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RyanAK
Engine Wiper

USA
302 Posts

Posted - 01/21/2020 :  3:02:02 PM  Show Profile  Reply with Quote
My other threads sorta take a stream of consciousness, meandering path as we chat about various early railroad and industry topics... so I thought I'd start a few threads to explore various early industries that can be incorporated in our modeling. Though my own interest is in small, operationally and historically interesting layout designs, these all could be included in a larger early-era layout. I'll just be working through these as one-industry layouts or standalone modules.

This topic will serve for discussion on wood chemical plants. Prototype information and photos are especially appreciated... as well as thoughts on how to model this industry in an accurate and prototypical way.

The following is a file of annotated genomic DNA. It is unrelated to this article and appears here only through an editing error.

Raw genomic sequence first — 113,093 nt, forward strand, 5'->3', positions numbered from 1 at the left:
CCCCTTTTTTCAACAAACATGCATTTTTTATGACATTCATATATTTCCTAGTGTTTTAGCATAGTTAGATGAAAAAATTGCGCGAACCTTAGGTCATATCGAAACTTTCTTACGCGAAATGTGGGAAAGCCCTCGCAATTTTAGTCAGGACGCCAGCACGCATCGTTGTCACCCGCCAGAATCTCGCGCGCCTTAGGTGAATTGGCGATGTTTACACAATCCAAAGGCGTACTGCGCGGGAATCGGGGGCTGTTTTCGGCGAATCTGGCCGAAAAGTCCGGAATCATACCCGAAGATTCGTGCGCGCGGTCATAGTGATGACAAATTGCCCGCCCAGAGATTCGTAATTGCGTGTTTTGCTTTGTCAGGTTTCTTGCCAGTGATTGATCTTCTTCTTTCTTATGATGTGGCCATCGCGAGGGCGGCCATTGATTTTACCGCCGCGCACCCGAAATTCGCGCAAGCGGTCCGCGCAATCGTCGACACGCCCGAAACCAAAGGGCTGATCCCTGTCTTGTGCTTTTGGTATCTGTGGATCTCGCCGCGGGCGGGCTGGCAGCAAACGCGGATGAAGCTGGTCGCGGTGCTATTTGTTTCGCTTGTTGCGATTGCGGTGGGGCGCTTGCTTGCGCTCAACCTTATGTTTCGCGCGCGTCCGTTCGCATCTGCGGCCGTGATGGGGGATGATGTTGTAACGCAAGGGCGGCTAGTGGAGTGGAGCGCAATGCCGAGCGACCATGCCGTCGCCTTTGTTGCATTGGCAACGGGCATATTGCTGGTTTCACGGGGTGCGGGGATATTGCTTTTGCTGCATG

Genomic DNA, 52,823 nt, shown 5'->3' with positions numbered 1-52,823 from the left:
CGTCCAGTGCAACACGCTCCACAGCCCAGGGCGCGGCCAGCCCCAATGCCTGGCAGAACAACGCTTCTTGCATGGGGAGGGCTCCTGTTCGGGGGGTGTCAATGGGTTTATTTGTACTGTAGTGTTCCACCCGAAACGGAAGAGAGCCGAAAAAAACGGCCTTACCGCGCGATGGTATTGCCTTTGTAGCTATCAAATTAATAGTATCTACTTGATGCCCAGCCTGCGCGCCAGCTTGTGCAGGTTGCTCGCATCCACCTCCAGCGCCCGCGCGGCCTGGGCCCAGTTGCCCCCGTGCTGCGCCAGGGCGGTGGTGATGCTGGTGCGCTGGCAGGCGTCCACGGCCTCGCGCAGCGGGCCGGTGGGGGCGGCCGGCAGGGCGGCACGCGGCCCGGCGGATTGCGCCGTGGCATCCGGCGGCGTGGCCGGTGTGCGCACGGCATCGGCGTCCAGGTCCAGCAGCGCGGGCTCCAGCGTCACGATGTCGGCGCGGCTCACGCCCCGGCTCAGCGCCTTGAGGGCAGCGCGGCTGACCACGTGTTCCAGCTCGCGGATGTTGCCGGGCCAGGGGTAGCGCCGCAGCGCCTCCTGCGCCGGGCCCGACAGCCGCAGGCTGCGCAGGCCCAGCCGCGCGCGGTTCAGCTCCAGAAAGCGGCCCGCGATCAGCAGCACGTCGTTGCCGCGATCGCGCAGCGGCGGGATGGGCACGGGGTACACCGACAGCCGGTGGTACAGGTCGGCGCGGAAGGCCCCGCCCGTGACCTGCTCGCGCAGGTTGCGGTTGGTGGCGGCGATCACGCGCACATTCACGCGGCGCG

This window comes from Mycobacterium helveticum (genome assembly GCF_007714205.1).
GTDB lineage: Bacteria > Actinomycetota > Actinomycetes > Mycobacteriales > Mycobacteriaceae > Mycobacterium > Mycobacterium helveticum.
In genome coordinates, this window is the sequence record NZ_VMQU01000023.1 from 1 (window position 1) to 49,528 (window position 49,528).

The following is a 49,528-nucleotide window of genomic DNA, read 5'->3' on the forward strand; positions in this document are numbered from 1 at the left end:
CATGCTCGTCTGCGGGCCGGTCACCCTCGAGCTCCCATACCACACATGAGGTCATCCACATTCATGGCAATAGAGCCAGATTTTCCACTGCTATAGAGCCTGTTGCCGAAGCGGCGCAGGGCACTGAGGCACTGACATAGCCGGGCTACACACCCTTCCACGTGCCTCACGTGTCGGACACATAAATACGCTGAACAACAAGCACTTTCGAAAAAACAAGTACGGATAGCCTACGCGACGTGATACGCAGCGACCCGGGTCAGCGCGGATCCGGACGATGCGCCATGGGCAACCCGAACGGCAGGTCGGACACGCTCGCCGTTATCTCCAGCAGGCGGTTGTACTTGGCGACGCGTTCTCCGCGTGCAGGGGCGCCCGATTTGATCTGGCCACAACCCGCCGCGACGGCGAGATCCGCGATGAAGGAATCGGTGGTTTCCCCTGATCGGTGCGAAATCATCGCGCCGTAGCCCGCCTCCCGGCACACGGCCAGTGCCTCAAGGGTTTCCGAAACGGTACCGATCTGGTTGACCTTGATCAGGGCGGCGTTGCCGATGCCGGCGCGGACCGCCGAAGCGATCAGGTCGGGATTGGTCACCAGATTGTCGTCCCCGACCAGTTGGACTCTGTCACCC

R

RyanAK
Engine Wiper

USA
302 Posts

Posted - 01/21/2020 :  3:07:02 PM  Show Profile  Reply with Quote
I've looked at several larger industries with an eye to a one-industry layout. I'm still researching early tanneries to try to figure out the rail traffic patterns. But I've found out a LOT about wood chemical plants, often called 'acid plants' or 'acid works'. Here's some interesting numbers and a look at the process:

* Smaller plants before conversion to 'jumbo' retorts could process 10-20 cords of smaller hardwood logs. A cord is 4'x8'x4' or 128 cu ft. That's 1-2 carloads each day of hardwood.